U.S. Department of Labor (06/30/15)
The U.S. Department of Labor has announced a proposed rule that would extend overtime protections to nearly five million white collar workers within the first year of its implementation. Failure to update the overtime regulations has left an exception to overtime eligibility originally meant for highly compensated executive, administrative, and professional employees now applying to workers earning as little as $23,660 a year. For example, a convenience store manager, fast food assistant manager, or some office workers may be expected to work 50 or 60 hours a week or more, making less than the poverty level for a family of four, and not receive a dime of overtime pay.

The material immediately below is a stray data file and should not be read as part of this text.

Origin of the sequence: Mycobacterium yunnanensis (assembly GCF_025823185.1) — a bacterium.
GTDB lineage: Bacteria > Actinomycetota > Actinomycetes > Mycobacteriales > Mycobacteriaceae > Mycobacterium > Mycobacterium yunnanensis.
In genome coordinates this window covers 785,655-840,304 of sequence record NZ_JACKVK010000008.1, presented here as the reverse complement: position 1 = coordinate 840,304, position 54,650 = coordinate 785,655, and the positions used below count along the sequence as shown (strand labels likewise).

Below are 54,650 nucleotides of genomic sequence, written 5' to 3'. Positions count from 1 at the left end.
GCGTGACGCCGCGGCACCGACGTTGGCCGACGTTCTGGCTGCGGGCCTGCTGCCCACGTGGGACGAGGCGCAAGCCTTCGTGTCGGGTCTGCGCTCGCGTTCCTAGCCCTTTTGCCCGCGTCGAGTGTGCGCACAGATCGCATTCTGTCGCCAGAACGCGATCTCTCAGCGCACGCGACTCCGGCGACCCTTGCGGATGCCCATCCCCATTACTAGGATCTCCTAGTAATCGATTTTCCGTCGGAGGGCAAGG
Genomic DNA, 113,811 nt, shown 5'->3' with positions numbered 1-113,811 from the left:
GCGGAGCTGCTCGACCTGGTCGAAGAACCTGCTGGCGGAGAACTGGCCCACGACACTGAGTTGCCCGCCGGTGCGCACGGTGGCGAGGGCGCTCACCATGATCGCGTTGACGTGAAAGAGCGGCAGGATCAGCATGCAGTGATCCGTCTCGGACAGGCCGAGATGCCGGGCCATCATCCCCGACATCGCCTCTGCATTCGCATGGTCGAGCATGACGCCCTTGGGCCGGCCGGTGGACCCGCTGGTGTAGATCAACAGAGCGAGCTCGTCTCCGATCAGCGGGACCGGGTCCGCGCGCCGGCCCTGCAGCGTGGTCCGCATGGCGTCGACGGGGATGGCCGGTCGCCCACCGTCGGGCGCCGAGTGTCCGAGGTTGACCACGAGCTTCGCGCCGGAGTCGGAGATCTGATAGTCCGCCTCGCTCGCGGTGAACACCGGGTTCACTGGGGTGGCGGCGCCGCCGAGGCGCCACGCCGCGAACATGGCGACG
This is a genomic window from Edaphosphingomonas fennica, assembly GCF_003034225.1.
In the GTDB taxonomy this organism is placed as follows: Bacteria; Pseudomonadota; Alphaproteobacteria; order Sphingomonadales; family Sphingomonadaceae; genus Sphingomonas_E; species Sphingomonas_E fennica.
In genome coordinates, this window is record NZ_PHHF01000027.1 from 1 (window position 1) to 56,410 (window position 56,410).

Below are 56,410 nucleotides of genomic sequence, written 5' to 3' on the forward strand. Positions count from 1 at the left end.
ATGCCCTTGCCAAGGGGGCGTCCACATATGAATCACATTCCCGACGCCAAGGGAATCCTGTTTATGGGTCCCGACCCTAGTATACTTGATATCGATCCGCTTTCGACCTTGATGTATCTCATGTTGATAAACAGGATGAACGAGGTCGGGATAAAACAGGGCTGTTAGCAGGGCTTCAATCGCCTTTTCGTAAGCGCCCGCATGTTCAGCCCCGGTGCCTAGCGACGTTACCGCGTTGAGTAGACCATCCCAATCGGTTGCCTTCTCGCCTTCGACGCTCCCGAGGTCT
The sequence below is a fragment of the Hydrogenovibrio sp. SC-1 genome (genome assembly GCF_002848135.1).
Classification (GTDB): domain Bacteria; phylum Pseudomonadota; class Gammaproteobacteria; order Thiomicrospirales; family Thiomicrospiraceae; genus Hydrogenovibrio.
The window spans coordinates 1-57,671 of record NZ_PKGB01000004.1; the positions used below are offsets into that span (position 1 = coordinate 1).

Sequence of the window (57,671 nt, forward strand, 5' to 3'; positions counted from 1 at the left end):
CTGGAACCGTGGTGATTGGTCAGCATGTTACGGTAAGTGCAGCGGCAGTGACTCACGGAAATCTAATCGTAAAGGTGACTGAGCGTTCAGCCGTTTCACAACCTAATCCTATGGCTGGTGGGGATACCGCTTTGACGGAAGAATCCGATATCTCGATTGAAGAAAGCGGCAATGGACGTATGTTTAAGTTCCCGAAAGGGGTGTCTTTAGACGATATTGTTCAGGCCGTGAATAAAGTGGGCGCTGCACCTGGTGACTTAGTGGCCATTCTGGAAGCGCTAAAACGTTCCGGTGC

Key provisions of the proposed rule include that the department proposes to set the standard salary level at the 40th percentile of weekly earnings for full-time salaried workers ($921 per week, or $47,892 annually); increase the total annual compensation requirement needed to exempt highly compensated employees to the annualized value of the 90th percentile of weekly earnings of full-time salaried workers ($122,148 annually); and establish a mechanism for automatically updating the salary and compensation levels going forward to ensure that they will continue to provide a useful and effective test for exemption.
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